John Muir was one of the earliest advocates of the national park idea, and its most eloquent spokesman. Born in Dunbar, Scotland, he moved with his family to a Wisconsin farm in 1849. Muir’s father, an itinerant Presbyterian minister, treated him harshly and insisted that he memorize the Bible. By age 11, he was able to recite three-quarters of the Old Testament by heart, and all of the New Testament.
Muir studied botany and geology at the University of Wisconsin and had a natural flair for inventions. In 1867, after recovering from a factory accident that left him temporarily blinded for several months, he cut short a promising career in industry to walk from Indiana to Florida, creating botanical sketches on his way. From there he sailed to California and then walked from San Francisco to the Sierra Nevada – the “Range of Light” that would transform his life with his “unconditional surrender” to nature.
Muir’s three-night camping trip with President Theodore Roosevelt in 1903 could be considered the most significant camping trip in conservation history.
After working as a sheepherder in the high country for a season, Muir took a job in the Yosemite Valley in 1869, building a sawmill for James Mason Hutchings. In his free time, he roamed Yosemite, where he developed a scientific theory that the valley had been carved by glaciers. Muir felt a spiritual connection to nature; he believed that mankind is just one part of an interconnected natural world, not its master, and that God is revealed through nature.
To preach his gospel of nature, he moved to Oakland in 1873 to write articles for leading magazines like Overland Monthly, Scribner’s and Harper’;s Magazine. Muir’s articles made him nationally famous. He married Louie Wanda Strentzel and turned her family’s farm in Martinez, California, into a profitable orchard business. But he grew restless to immerse himself in nature again, and, at Louie’s urging, he traveled to Alaska's Glacier Bay and Washington’s Mount Rainier. His writings brought national attention to two more places that would eventually become national parks.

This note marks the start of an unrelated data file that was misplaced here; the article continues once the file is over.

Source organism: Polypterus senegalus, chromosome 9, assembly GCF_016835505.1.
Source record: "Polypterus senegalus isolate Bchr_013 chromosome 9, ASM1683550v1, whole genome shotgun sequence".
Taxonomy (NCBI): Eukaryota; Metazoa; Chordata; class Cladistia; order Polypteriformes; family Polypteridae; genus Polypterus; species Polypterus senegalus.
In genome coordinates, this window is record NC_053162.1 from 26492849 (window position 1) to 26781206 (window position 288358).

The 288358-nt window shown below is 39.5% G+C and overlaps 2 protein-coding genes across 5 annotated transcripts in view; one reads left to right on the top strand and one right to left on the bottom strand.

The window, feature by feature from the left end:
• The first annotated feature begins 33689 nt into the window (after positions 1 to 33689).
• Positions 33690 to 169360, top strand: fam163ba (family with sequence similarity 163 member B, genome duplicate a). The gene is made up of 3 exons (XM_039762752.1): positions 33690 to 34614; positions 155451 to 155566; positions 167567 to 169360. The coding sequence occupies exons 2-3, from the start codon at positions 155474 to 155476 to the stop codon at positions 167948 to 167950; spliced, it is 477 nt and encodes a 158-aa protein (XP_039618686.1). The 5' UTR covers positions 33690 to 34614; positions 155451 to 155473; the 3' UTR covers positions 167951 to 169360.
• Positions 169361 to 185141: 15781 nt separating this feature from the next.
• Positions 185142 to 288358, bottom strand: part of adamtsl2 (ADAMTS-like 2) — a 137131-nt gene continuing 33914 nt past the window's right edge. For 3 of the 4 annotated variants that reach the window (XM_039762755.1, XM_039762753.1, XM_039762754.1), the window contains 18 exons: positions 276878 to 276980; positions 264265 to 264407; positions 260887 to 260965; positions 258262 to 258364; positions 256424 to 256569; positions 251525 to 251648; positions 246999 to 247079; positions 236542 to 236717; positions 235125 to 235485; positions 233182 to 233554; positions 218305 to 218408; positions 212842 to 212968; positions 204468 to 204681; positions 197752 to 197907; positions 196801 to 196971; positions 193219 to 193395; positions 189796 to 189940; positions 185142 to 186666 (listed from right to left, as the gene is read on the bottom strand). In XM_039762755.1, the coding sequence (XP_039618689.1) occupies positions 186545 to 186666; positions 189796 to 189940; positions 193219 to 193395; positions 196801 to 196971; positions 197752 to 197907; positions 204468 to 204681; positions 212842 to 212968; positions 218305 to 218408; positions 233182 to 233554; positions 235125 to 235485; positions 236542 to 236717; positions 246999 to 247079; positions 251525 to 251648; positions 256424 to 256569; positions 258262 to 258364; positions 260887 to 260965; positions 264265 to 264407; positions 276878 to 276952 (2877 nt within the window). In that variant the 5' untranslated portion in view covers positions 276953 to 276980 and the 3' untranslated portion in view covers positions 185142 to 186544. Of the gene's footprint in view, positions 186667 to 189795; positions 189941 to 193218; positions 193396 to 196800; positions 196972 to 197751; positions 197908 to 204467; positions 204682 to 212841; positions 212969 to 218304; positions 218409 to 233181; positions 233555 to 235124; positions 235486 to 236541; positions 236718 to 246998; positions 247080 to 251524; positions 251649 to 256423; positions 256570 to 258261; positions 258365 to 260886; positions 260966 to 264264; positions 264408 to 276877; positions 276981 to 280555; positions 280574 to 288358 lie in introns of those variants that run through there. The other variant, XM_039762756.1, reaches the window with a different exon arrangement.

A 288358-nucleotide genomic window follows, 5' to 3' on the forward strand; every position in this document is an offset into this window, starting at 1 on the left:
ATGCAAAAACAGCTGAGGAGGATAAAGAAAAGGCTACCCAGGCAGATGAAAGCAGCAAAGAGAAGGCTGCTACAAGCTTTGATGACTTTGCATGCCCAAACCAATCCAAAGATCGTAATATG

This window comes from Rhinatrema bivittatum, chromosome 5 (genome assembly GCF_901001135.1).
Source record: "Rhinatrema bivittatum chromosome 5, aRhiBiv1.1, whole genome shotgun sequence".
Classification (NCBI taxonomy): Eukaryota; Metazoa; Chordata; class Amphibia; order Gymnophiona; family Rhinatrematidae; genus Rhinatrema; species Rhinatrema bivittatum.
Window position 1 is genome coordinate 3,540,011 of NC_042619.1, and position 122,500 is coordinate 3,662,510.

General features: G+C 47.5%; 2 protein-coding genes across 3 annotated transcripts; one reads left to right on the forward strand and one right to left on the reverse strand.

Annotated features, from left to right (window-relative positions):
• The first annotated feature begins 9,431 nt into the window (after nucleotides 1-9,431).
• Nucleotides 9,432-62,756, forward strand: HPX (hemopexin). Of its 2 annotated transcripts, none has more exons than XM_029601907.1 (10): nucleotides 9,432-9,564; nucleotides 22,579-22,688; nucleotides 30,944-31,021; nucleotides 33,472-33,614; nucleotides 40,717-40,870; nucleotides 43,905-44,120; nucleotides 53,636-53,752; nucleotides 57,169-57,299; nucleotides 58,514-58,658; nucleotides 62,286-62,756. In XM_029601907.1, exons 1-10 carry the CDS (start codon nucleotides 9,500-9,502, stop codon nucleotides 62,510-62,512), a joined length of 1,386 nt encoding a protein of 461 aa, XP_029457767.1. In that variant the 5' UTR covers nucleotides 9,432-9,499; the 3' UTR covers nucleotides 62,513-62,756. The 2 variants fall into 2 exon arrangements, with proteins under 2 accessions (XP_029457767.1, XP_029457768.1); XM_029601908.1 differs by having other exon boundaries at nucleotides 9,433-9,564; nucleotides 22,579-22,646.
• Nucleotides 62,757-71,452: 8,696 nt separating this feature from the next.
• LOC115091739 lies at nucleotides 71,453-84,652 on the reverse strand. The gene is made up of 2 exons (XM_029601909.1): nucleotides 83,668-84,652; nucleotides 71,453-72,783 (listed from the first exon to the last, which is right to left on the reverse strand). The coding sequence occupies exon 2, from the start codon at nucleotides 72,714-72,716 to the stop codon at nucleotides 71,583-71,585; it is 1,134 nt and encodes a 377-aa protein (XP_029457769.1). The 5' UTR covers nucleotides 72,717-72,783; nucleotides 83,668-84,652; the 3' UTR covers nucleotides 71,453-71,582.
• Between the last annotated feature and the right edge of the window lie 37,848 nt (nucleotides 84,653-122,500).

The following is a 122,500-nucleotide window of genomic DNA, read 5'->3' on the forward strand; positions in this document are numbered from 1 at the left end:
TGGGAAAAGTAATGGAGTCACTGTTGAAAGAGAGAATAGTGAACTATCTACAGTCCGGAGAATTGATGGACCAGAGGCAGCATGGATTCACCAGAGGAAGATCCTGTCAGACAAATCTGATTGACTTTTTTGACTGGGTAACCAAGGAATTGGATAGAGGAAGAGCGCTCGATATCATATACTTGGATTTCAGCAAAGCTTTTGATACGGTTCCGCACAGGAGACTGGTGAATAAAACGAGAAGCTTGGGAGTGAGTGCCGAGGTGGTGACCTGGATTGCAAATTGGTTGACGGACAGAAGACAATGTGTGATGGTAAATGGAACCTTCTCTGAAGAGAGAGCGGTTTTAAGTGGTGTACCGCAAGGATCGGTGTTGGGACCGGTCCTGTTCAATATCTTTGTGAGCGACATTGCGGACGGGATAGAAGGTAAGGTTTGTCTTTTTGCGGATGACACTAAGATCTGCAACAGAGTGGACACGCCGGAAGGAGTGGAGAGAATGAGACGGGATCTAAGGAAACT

Muir would also champion protection of the Petrified Forest and the Grand Canyon in Arizona. He was the public voice for setting aside the high country around Yosemite Valley as a national park in 1890, as well as for General Grant and Sequoia national parks. His efforts to make a large park in the Kings Canyon region of central California would not be successful, but later park supporters would take up the cause. Muir’s three-night camping trip with President Theodore Roosevelt in 1903 could be considered the most significant camping trip in conservation history. He was able to persuade Roosevelt to return Yosemite Valley and the Mariposa Grove to federal protection as part of Yosemite National Park. The trip would have a lasting impact on the president.
Muir’s final crusade, to prevent the city of San Francisco from building a dam and creating a massive water reservoir in Yosemite’s Hetch Hetchy Valley, ended in bitter defeat with federal approval of the project in 1913. Muir died a year later, on Christmas Eve, at age 76.
Muir was a founder and the first president of the Sierra Club; Muir Woods National Monument, a grove of redwoods north of San Francisco, is named in his honor.